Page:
Red-crowned Crane - key species at Tsurumidai, Tsurui

Other than the cranes, there were a few Whooper Swans there. I never realise how large they were, only when you compare them side by side with the cranes do you realise they were just as big! If not even chunkier, the only thing they lacked were the long legs.


Whooper Swan

We drove back to the Route Inn in Kushiro, where we enjoyed an excellent shabu-shabu dinner.

Day 4:


We began our day by driving back towards Tsurui, hoping to find the Long-tailed Rosefinch. On the way we passed by Nakasetsuri, a bridge famous for the view of cranes resting and feeding by the river early morning. The view was simply poetic, as cranes dotted around the edge of the icy river.




View from Nakasetsuri

A few cranes were feeding very close to the bridge, under the morning sun they were simply stunning to look at.



Red-crowned Crane

Just as we were about to leave I spotted a rather dark looking Crane in the distant, with a better look I was able to positively identify the crane as a Common Crane, slightly smaller and greyish overall. Common Cranes should be wintering much further south, therefore this stray bird no doubt is considered a vagrant here.

Common Crane & Red-crowned Crane

We arrived back at the Long-tailed Rosefinch location under glorious weather.  However, the heavy snow the day before seemed to have covered up most of the field which finches had fed on according to Yann’s description. We were only able to get a fairly close views of an adult Steller’s Sea Eagle on a tree nearby. They are definitely one of the key species to find in Hokkaido, this huge eagle is listed as vulnerable on the red list. Supposedly one of the heaviest species of Eagle in the world, weighing up to 9kg, with wing-span reportedly up to 2.5m...it's a massive bird!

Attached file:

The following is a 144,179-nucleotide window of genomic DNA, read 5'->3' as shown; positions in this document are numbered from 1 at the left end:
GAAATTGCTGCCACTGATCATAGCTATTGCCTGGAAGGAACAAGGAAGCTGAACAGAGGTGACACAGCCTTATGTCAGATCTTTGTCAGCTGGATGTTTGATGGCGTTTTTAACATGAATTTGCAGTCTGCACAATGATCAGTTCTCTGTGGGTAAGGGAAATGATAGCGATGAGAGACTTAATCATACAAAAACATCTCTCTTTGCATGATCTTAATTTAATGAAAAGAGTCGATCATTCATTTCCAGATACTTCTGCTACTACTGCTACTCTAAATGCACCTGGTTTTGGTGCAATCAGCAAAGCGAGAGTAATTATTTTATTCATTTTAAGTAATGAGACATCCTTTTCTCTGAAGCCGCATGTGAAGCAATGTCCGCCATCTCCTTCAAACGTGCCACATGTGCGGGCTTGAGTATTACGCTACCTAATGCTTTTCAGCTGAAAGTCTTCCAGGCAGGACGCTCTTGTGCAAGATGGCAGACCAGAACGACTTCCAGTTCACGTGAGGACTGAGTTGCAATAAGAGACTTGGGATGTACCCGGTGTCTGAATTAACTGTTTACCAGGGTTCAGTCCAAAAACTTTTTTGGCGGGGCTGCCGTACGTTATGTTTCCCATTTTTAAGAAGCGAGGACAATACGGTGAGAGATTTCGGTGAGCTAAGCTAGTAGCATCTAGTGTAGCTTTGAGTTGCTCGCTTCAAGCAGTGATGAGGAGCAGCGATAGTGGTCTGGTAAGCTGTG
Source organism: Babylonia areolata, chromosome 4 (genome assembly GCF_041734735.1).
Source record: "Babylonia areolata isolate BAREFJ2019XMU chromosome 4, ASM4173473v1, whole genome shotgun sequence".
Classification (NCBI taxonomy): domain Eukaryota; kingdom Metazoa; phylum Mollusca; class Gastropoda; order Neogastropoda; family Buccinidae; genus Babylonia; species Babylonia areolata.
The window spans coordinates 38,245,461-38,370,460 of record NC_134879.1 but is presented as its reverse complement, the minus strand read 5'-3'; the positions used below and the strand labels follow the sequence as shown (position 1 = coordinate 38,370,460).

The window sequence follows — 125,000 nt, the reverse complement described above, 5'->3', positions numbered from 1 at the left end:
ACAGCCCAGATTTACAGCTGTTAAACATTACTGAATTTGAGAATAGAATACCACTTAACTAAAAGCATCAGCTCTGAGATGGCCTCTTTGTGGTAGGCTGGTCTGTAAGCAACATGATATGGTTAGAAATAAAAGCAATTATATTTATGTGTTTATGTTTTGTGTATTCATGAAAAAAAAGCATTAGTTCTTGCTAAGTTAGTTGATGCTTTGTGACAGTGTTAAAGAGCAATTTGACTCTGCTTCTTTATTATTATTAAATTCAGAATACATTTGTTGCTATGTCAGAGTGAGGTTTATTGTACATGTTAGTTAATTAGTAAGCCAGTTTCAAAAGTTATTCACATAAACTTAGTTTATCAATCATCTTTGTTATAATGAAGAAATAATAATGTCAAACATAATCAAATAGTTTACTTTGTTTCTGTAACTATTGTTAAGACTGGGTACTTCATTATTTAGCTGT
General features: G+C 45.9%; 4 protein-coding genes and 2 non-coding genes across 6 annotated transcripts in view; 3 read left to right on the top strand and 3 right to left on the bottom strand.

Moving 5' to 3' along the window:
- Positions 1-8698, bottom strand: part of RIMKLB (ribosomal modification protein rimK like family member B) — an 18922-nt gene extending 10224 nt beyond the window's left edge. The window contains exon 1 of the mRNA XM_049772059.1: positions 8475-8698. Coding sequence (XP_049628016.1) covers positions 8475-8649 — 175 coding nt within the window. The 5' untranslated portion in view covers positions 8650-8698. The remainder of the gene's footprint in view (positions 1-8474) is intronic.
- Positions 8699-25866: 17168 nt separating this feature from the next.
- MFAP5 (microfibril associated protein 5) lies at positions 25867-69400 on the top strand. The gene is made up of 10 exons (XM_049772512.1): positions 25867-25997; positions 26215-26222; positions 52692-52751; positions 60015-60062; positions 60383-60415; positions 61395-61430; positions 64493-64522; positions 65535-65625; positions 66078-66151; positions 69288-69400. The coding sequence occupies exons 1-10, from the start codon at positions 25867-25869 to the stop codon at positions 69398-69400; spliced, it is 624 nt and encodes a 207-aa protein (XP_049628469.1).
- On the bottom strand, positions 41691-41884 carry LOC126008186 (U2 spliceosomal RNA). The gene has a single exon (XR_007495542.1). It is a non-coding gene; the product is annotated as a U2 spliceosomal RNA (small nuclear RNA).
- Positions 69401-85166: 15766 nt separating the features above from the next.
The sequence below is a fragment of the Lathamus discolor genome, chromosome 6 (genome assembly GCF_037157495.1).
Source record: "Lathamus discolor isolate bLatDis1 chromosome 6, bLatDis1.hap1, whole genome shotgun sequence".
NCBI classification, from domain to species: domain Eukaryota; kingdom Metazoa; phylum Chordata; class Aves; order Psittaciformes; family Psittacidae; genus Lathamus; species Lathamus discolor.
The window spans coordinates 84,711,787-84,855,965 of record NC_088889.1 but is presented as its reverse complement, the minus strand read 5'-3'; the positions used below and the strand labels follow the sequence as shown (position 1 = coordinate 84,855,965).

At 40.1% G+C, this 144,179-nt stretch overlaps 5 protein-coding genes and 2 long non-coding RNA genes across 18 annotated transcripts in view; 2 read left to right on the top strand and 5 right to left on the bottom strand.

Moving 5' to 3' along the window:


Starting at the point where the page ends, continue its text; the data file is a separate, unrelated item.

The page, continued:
Steller's Sea Eagle

Yuen announced that he spotted the Rosefinch further down the road, we were however unable to relocate it despite much effort, only a few Brown-eared Bulbuls were seen. The only consolation was a male Lesser Spotted Woodpecker which showed fairly well.


Brown-eared Bulbul




Lesser Spotted Woodpecker


Next to a barn, we were surprised to find two Red-crowned Cranes feeding with the cattle. They were obviously used to people and we were able to get really close to them.


Red-crowned Crane - sharing food with cattles


Since we were close-by, we decided to visit the Ural Owl one more time before we left. The Owl showed much better under the better lighting and was slightly more ‘showy’, occasionally scratching and preening.


Ural Owl


We left the owl at peace and continued on our journey towards to coast, along the way we spotted a Red Fox crossing the road, they are probably one of the most common mammal in the harsh Hokkaido winter.


Red Fox


From there we drove eastwards towards Cape Kritappu. After a seafood lunch at Akkeshi, we stopped briefly at the fishing port of Akkeshi Bay and added a few species like Red-breasted Merganser, Common Goldeneye, Black-headed Gull and Eurasian Wigeon.